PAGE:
• What is an Order To Obtain Information (OTOI)?

    An Order To Obtain Information (OTOI) is a court order that requests the defendant attend a hearing and declare their assets, while under oath. The defendant is required to bring evidence to support their application.

    What assets must be declared in an Order To Obtain Information (OTOI)?

    All assets must be declared in an OTOI, including assets held abroad.

    How do I obtain an Order To Obtain Information (OTOI)?

    Burlington cannot obtain an OTOI on your behalf but you, as the creditor, can make an application yourself. Under CPR 71.2, a creditor can make an application, without notice, to the court that awarded the original court judgment using form N316 (if defendant is an individual) or N316a (if defendant is a company), which includes signing a statement of truth. Once the application has been made, the defendant will be asked to complete form EX140 (individual) or EX141 (company) and declare their assets. This is known as a “record of examination”. If the defendant is a company, a company officer will be required to attend the hearing. The information required in the application notice is:

    • Judgment debtor’s name and address
    • Judgment amount outstanding (if money judgment)
    • Identify issues judgment debtor to be questioned on (if not money judgment)
    • Name and address of company officer who will be ordered to attend court (if judgment debtor is a company)
    • A copy of the judgment
    • A request for the questioning to be in front of a judge
    • Reasons why the judgment creditor requires questions in front of a judge (otherwise the application it will be made without a court hearing)

    As long as the above requirements are satisfied, an order to attend court will be issued.

    How is an Order To Obtain Information (OTOI) served?

    An Order To Obtain Information must be served personally to the defendant/person ordered to attend the court not less than 14 days before the hearing to declare their assets. It is essential the creditor provides proof that the defendant has been served the OTOI, otherwise the application might not succeed. You could use our Process Serving service to ensure it is served correctly. Obviously there is a cost to serving the OTOI, which is a cost the creditor must take (the disbursement is not recoverable from the defendant unless a court orders it).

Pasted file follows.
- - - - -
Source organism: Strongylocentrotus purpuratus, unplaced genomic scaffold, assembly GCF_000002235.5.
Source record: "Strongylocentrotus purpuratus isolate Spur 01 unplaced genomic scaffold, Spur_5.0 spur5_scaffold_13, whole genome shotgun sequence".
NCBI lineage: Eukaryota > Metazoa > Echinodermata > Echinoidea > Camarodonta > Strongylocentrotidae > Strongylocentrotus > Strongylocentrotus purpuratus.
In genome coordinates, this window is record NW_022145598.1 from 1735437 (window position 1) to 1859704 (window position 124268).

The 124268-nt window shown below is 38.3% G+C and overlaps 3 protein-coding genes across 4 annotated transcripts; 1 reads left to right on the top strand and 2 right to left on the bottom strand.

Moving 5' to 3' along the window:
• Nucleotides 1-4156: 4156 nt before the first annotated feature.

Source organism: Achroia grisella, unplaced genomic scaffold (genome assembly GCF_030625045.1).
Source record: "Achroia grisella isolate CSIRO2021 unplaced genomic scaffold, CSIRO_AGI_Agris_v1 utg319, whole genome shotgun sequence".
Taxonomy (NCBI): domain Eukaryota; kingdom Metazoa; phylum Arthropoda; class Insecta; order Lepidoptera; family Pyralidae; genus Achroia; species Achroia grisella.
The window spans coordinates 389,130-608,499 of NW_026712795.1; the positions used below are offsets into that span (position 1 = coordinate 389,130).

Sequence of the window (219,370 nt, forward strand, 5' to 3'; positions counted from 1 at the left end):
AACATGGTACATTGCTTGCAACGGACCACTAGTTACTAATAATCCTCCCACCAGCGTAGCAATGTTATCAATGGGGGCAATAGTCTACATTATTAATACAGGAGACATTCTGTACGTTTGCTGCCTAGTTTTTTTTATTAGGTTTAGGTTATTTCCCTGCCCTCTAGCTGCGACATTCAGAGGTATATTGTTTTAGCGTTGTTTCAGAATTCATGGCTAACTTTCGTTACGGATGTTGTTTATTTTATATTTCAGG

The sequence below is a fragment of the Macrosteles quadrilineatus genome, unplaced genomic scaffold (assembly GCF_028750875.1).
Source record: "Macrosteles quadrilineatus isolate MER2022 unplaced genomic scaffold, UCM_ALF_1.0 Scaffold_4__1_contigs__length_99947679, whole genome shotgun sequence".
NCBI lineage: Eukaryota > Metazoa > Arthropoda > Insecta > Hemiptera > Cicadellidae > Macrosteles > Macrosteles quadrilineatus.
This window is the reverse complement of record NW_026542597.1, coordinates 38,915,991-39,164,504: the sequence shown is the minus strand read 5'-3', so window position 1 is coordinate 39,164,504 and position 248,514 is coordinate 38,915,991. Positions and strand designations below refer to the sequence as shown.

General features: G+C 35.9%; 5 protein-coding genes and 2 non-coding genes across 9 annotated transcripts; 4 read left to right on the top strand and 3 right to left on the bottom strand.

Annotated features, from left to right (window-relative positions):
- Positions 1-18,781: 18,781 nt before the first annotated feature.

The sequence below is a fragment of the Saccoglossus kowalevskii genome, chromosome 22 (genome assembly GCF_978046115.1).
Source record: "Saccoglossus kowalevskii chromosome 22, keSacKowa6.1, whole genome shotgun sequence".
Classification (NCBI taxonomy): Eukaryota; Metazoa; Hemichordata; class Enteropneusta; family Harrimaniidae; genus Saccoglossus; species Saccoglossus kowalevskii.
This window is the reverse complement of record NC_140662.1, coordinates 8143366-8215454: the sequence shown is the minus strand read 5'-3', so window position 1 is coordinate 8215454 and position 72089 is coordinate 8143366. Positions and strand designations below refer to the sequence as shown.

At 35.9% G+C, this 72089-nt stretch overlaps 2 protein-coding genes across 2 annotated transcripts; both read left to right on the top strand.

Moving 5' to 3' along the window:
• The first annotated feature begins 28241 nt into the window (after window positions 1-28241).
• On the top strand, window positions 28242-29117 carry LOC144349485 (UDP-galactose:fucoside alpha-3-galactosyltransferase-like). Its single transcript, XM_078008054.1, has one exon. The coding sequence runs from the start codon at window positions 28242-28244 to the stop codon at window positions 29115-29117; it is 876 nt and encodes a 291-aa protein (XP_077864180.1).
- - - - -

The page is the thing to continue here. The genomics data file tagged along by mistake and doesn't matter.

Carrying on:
How effective is an Order To Obtain Information (OTOI)?

    An OTOI is not always effective as inaccurate information can be provided by the defendant, if they do not wish not cooperate with the courts. To improve the effectiveness of an OTOI, it is worth the creditor doing their own research into the defendant’s assets and cross-examining it. This is where a report from a High Court Enforcement Officer (HCEO) can help, if they have tried to recover assets from the defendant by means of a Writ of Control (formerly Writ of FiFa).

    What happens if the defendant fails to obey an Order To Obtain Information (OTOI)?

    There are serious consequences if a defendant fails to answer questions and disobeys the order of the court; they could find themselves in contempt of court and be imprisoned.

    What is the cost of an Order To Obtain Information (OTOI)?

    As prescribed by CPR Pt 45., there are fixed costs for obtaining an OTOI and there is also the £15 fee for effecting personal service. It is also falls on the creditor to cover the costs of travel expenses for the defendant to and from the court hearing.

    What other enforcement action can I take to enforce my judgment?

    Using High Court Enforcement Officers (HCEOs) to enforce a Writ of Control is an effective method of judgment enforcement, which allows the HCEOs to levy o goods belonging to the defendant to incentivise them to pay. For more information please call us on 0333 344 1548.